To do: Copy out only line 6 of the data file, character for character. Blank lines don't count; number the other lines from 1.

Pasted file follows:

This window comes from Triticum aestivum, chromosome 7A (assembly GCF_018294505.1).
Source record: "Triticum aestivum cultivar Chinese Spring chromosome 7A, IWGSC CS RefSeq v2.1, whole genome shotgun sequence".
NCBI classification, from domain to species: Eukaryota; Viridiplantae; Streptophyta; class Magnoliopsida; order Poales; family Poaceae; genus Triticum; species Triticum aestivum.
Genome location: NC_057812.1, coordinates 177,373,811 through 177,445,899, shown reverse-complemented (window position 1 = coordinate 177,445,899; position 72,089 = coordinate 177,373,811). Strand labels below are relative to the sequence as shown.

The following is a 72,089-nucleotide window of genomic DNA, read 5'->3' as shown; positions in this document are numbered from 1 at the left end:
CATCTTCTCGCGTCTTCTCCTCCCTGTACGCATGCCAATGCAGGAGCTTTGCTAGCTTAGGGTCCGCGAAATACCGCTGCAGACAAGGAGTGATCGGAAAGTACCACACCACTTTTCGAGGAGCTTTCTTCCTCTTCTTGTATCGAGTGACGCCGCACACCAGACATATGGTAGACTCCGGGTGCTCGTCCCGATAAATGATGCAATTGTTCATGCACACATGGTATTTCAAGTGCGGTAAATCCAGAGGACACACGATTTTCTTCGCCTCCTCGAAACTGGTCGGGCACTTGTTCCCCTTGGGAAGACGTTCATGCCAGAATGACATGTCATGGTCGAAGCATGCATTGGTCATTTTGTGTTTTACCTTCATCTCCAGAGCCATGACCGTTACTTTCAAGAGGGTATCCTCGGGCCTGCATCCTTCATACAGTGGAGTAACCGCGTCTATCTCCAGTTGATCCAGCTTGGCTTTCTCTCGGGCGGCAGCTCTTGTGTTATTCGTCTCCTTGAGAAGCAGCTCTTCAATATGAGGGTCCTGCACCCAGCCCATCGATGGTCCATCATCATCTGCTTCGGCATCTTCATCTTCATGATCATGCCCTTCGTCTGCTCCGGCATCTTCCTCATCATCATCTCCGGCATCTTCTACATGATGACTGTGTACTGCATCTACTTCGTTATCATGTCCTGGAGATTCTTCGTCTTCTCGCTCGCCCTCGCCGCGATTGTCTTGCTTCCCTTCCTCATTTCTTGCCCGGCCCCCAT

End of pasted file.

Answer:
CATCTTCTCGCGTCTTCTCCTCCCTGTACGCATGCCAATGCAGGAGCTTTGCTAGCTTAGGGTCCGCGAAATACCGCTGCAGACAAGGAGTGATCGGAAAGTACCACACCACTTTTCGAGGAGCTTTCTTCCTCTTCTTGTATCGAGTGACGCCGCACACCAGACATATGGTAGACTCCGGGTGCTCGTCCCGATAAATGATGCAATTGTTCATGCACACATGGTATTTCAAGTGCGGTAAATCCAGAGGACACACGATTTTCTTCGCCTCCTCGAAACTGGTCGGGCACTTGTTCCCCTTGGGAAGACGTTCATGCCAGAATGACATGTCATGGTCGAAGCATGCATTGGTCATTTTGTGTTTTACCTTCATCTCCAGAGCCATGACCGTTACTTTCAAGAGGGTATCCTCGGGCCTGCATCCTTCATACAGTGGAGTAACCGCGTCTATCTCCAGTTGATCCAGCTTGGCTTTCTCTCGGGCGGCAGCTCTTGTGTTATTCGTCTCCTTGAGAAGCAGCTCTTCAATATGAGGGTCCTGCACCCAGCCCATCGATGGTCCATCATCATCTGCTTCGGCATCTTCATCTTCATGATCATGCCCTTCGTCTGCTCCGGCATCTTCCTCATCATCATCTCCGGCATCTTCTACATGATGACTGTGTACTGCATCTACTTCGTTATCATGTCCTGGAGATTCTTCGTCTTCTCGCTCGCCCTCGCCGCGATTGTCTTGCTTCCCTTCCTCATTTCTTGCCCGGCCCCCAT